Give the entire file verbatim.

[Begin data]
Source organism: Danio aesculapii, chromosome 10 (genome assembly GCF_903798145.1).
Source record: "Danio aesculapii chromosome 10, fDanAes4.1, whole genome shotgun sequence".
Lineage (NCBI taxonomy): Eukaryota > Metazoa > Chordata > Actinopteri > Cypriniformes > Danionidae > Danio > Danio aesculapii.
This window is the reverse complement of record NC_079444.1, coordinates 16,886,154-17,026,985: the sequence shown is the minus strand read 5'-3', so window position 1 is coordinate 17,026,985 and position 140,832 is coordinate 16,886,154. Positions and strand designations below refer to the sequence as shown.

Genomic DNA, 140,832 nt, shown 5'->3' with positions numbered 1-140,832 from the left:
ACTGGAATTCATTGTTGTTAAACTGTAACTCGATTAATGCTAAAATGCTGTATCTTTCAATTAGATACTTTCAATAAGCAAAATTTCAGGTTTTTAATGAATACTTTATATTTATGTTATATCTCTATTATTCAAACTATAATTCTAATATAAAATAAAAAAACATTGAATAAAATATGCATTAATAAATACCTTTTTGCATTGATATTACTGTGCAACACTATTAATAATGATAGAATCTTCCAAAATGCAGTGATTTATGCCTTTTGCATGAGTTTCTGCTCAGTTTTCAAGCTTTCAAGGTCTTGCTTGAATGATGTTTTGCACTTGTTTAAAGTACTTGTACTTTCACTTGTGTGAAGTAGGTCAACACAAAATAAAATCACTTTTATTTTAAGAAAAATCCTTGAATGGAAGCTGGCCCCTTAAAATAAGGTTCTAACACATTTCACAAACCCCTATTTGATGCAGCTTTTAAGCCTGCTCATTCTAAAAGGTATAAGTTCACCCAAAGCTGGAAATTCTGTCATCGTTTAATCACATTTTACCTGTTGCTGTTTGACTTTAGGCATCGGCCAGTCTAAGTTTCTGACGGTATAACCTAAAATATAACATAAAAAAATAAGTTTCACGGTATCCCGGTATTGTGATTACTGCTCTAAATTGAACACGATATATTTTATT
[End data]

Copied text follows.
Source organism: Danio aesculapii, chromosome 10 (genome assembly GCF_903798145.1).
Source record: "Danio aesculapii chromosome 10, fDanAes4.1, whole genome shotgun sequence".
Lineage (NCBI taxonomy): Eukaryota > Metazoa > Chordata > Actinopteri > Cypriniformes > Danionidae > Danio > Danio aesculapii.
This window is the reverse complement of record NC_079444.1, coordinates 16,886,154-17,026,985: the sequence shown is the minus strand read 5'-3', so window position 1 is coordinate 17,026,985 and position 140,832 is coordinate 16,886,154. Positions and strand designations below refer to the sequence as shown.

Genomic DNA, 140,832 nt, shown 5'->3' with positions numbered 1-140,832 from the left:
ACTGGAATTCATTGTTGTTAAACTGTAACTCGATTAATGCTAAAATGCTGTATCTTTCAATTAGATACTTTCAATAAGCAAAATTTCAGGTTTTTAATGAATACTTTATATTTATGTTATATCTCTATTATTCAAACTATAATTCTAATATAAAATAAAAAAACATTGAATAAAATATGCATTAATAAATACCTTTTTGCATTGATATTACTGTGCAACACTATTAATAATGATAGAATCTTCCAAAATGCAGTGATTTATGCCTTTTGCATGAGTTTCTGCTCAGTTTTCAAGCTTTCAAGGTCTTGCTTGAATGATGTTTTGCACTTGTTTAAAGTACTTGTACTTTCACTTGTGTGAAGTAGGTCAACACAAAATAAAATCACTTTTATTTTAAGAAAAATCCTTGAATGGAAGCTGGCCCCTTAAAATAAGGTTCTAACACATTTCACAAACCCCTATTTGATGCAGCTTTTAAGCCTGCTCATTCTAAAAGGTATAAGTTCACCCAAAGCTGGAAATTCTGTCATCGTTTAATCACATTTTACCTGTTGCTGTTTGACTTTAGGCATCGGCCAGTCTAAGTTTCTGACGGTATAACCTAAAATATAACATAAAAAAATAAGTTTCACGGTATCCCGGTATTGTGATTACTGCTCTAAATTGAACACGATATATTTTATT